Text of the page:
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ISLAMIC MEDICAL EDUCATION RESOURCES 04

22.2 FOODS, at 'Imat

By Professor Omar Hasan Kasule Sr.

22.2.1 HUMAN NUTRIENTS

The human needs food to survive and eating is waajib. The body needs about 50 different nutrients classified as carbohydrates, fats, proteins, minerals, vitamins, and water. Carbohydrates and fats provide energy. Proteins are needed to build and repair the body. Minerals play roles in metabolic processes. Vitamins are needed in very small quantities to help enzymatic function. Water is a major component of all tissues, it is a solvent that transports food and wastes in the body, it stabilizes temperature, and lubricates. Fiber is not a nutrient but helps in intestinal voiding.

 

22.2.2 HALAL and HARAM

The haram foods are specified. The rest are halaal. Haram foods can be eaten in situations of necessity, dharurat. Refusing to eat the halaal for no valid reason is bid’at. Halaal foods are all plants, all land animals not specifically forbidden, and products of halaal animals, and all All aquatic life except frogs and crocodiles. Haram foods are dead animals, animals not slaughtered according to the Law, animals that prey/hunt with fangs or talons, mules, donkeys, flowing blood, pork, and any food that is harmful to health as shown by customary experience or scientific investigation. Animals must be slaughtered by Muslim (man orwoman) who is adult, sane, and mentions Allah’s name when slaughtering. Meat slaughtered by people of the book is halaal. Meat is haraam if slaughtered by a murtadd or a kaafir even if they mention Allah’s name. Any meat is treated as haram if the butcher is unknown. Meat sold in Muslim markets is considered halaal even if the butcher is unknown. Meat in the markets of mishrikiin is haraam unless the butcher is known The best method of killing the animal is using a sharp knife that causes little pain to the animal when done quickly. Use of gunshots and electric shocks are still controversial. Facing the qiblat during slaughtering is mustahabb; it is neither a shart or a waajib.

 

22.2.3 ETIQUETTE OF MEALS, adab al ta'aam

Believers eat only when they are hungry and do not eat their fill. Allah's name and a dua are mentioned at the start and hands should be washed. It is recommended to eat in a group. It is forbidden to eat at a table where alcohol is served. Eating is with the right hand even if the person is left-handed. Eating should be in haste with the objective of finishing and going on to do other things. The meal is not entertainment nut is a act of ibadat to give the body energy. It is sunnah to eat from the top of the dish and eat only the food next to you. Eating while reclining or standing is prohibited. Eating hot food is forbidden. Food served should be finished. Certain foods like onions should not be eaten when planning to enter a mosque. It is forbidden to blow over food. Allah is praised at the end of the meal. A tooth-pick is used to remove impacted pieces of food. Hands are washed and the mouth is rinsed at the end of the meal. The host is praised and is thanked at the end of the meal.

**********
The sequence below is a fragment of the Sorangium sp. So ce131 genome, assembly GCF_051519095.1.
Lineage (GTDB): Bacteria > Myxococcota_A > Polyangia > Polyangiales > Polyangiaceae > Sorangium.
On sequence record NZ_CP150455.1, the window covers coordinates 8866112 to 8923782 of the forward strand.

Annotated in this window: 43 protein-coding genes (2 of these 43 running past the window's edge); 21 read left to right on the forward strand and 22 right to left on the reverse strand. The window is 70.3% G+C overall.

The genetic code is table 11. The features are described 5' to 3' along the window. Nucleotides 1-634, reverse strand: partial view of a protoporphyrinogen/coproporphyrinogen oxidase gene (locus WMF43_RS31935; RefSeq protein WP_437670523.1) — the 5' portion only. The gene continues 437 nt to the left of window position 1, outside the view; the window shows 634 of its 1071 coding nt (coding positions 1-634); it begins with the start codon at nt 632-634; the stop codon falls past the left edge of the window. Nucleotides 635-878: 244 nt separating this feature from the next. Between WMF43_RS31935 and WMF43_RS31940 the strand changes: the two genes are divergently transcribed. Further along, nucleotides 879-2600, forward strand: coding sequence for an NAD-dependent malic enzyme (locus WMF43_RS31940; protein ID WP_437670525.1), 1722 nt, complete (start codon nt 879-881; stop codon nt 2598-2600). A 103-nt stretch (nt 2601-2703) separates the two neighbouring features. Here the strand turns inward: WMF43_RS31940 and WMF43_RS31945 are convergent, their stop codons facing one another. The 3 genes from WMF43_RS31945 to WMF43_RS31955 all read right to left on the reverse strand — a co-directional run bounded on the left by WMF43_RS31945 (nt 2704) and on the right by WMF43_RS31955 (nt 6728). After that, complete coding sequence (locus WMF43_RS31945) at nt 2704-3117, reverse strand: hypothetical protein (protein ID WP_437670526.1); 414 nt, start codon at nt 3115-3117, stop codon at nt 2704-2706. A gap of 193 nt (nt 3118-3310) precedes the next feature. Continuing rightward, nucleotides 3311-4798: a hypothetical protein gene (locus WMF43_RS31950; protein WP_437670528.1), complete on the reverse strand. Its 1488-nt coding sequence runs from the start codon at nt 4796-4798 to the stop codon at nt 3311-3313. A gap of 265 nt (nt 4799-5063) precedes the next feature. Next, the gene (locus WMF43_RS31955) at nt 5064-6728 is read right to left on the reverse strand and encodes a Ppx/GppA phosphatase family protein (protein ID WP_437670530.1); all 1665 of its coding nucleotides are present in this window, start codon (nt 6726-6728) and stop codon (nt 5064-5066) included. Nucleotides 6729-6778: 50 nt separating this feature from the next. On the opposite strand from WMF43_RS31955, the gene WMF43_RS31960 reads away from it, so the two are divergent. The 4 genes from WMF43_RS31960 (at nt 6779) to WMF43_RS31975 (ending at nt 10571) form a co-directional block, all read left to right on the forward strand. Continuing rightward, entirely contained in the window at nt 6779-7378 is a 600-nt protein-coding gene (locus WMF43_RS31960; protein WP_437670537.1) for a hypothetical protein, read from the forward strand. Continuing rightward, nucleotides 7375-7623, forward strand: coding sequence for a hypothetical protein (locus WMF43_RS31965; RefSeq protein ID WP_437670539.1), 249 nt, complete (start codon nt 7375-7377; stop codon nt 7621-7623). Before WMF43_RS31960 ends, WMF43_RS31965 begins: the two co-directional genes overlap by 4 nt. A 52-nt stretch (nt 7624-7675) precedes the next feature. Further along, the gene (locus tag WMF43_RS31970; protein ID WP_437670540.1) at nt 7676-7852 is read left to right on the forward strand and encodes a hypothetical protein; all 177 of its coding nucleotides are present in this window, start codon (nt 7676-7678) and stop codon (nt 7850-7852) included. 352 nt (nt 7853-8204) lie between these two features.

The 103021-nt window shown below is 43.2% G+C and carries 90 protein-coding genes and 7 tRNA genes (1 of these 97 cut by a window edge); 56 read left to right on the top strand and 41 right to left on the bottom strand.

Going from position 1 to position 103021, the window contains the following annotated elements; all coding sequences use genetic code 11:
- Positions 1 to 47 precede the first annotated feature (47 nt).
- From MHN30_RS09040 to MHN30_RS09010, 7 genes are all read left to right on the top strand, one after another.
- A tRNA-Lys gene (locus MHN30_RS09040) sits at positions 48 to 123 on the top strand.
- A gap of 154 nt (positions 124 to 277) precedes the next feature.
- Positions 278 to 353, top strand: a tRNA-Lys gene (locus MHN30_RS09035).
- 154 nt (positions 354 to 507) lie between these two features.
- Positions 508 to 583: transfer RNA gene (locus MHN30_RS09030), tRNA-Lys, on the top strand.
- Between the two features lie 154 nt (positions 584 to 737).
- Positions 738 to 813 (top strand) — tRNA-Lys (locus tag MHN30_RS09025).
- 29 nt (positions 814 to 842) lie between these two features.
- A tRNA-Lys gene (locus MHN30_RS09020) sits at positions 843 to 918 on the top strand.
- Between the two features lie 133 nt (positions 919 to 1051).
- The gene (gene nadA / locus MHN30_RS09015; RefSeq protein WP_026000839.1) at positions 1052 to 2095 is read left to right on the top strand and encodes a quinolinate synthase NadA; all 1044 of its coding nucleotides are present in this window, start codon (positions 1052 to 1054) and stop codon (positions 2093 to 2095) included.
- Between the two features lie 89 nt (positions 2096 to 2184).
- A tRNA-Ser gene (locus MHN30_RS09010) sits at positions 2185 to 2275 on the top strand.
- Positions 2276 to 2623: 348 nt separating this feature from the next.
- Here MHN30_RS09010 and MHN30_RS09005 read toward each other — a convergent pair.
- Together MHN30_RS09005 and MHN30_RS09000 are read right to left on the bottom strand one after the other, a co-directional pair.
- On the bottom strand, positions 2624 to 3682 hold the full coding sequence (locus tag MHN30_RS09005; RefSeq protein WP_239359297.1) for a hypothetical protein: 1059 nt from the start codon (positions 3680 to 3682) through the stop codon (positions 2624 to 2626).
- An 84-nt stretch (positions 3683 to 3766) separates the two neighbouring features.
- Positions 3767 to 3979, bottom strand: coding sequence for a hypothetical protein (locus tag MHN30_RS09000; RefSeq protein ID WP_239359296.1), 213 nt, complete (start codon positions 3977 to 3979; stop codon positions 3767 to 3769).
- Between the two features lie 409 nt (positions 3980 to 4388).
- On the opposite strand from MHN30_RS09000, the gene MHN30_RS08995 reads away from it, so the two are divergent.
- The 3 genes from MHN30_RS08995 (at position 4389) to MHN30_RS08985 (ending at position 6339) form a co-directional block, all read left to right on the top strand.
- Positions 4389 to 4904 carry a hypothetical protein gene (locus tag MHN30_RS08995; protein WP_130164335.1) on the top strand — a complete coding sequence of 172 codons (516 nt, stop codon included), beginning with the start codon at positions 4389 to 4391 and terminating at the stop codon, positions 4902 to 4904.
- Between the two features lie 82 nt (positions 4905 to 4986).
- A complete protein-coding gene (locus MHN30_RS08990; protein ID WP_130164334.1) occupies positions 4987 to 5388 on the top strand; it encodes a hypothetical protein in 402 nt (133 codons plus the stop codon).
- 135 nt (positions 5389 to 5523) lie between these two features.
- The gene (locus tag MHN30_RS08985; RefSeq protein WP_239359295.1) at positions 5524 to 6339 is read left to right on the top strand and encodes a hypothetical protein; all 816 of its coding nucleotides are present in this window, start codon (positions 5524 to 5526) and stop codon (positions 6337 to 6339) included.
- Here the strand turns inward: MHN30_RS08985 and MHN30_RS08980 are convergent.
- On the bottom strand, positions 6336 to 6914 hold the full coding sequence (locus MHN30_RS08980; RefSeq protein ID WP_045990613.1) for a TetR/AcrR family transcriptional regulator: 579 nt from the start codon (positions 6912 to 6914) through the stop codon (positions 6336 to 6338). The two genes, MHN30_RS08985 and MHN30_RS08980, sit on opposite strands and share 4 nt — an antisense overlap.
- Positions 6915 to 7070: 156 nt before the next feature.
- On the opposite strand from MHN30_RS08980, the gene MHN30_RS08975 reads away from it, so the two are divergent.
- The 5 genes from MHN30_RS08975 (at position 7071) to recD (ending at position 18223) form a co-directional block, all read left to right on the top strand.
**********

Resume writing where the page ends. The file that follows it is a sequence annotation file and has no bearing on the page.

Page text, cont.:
22.2.3 CONTROL OF APPETITE

Satiety can be described in three states: the necessary, dharurat; the needed, haajat; and the excess, fadhl. Dharurat is the minimum nutritional intake necessary to maintain health in the best status. Haajat is intake that is more than dharurat but which prevents the feeling of hunger. Fadhl is the excess intake beyond the need. Obesity is a social and medical disease due to excess food intake. It interferes with physical acts of ibadat such as saum, salat, and hajj. Both obligatory and nafilat fasting help in controlling excess intake. Fasting is also training in appetite control during the ensuing non-fasting period.

 

22.2.4 WASTE OF FOOD

Waste in eating and drinking is condemned. A Muslim should eat only what satisfies hunger and give the rest of the food to the needy. It is a waste to eat more than what you actually need. Most of this just passes through the alimentary canal and is voided as waste. It is considered bad to eat whatever you desire without discrimination. Often people buy more food than they will cook and consume. Poor methods of food preparation result in food waste

 

22.2.5 HUNGER

Voluntary hunger in Ramadhan gives the rich practical experience of hunger that makes them understand and appreciate the suffering of the poor. The Qur’an emphasized the virtues of giving food to the needy. Food security must be ensured for the individual, the family, and the whole world.

(c) Professor Omar Hasan Kasule Sr. 2004